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#23 of 38 Old 07-18-2013, 08:16 PM
 
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Serafina raises a good point about how motivated some kids are by money. 

 

DS really could have cared less, and when I first experimented with trying to tie chores into money he quite happily chose to forgo the cash. That was definitely not how I had wanted it to play out, lol. 

 

DD on the other hand became rather obsessed with it and again I felt like the "lesson" I was teaching was not about contributing to the family and helping each other out, but more like "what is in it for me?". 

 

Finally, it was obvious to them that if either myself or their Dad skipped a chore because we were too tired, etc., nobody was taking any privleges away from us. I feel that made me a hypocrite, not to mention sent a very unwanted message about how People with Power can control those who have none. 


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#24 of 38 Old 07-19-2013, 06:46 AM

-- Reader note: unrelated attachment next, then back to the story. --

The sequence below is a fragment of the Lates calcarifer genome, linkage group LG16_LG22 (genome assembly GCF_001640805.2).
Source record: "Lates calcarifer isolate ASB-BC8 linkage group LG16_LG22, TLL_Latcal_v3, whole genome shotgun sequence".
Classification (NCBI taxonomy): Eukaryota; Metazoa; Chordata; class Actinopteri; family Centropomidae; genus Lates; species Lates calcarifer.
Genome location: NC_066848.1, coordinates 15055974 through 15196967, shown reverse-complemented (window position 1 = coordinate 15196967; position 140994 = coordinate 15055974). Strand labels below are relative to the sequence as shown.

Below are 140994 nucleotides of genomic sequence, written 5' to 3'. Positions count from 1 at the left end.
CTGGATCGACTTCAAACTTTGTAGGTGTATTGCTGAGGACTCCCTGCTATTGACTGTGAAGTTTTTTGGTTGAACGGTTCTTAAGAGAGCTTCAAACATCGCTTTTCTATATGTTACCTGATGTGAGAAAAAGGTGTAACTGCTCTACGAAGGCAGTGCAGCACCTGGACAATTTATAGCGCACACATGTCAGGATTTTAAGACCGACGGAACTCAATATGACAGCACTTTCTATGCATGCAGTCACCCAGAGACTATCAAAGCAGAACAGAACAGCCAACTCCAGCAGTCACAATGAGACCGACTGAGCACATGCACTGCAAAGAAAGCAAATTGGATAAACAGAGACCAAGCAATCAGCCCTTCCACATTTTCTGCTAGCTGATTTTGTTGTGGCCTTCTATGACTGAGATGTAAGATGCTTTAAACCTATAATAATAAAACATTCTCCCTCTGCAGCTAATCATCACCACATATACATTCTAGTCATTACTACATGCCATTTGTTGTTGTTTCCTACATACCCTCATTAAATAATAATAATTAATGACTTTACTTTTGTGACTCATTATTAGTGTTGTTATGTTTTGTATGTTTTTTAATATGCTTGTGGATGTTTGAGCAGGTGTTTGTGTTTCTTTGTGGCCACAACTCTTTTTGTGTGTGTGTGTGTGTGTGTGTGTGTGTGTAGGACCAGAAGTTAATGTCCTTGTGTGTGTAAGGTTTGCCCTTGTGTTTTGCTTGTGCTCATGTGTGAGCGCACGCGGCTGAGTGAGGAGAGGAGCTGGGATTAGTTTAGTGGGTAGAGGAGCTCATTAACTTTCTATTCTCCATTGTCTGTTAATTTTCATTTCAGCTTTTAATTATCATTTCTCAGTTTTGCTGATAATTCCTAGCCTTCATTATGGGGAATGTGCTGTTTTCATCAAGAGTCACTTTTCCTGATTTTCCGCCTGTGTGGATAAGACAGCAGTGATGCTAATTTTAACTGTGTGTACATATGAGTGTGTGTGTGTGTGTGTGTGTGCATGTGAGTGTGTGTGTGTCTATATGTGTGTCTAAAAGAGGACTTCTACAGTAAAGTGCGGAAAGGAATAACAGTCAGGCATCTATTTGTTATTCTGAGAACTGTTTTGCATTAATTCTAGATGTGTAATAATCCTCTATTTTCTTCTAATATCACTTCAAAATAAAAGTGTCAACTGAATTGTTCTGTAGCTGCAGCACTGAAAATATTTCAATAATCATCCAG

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I agree, it can be really hard to teach them to want to, for all the right reasons, pitch in and help the household run smoothly.

 

I get a lot of the self-interested thinking being proudly displayed, as in, "What chore can I do today to earn extra minutes playing video games?" And I feel exhasperated, like they are missing the point.

 

But, then they are all the time displaying a willingness to share, help other people out, give up their whatever to someone else just to be nice, and all kinds of other altruistic and social behavior that makes me beam with pride, so I figure I have pretty sweet and giving kids who just also happen to like to pursue their own advantage/rewards in a direct way, from time to time.  That's also a natural part of being a well adjusted, social human being.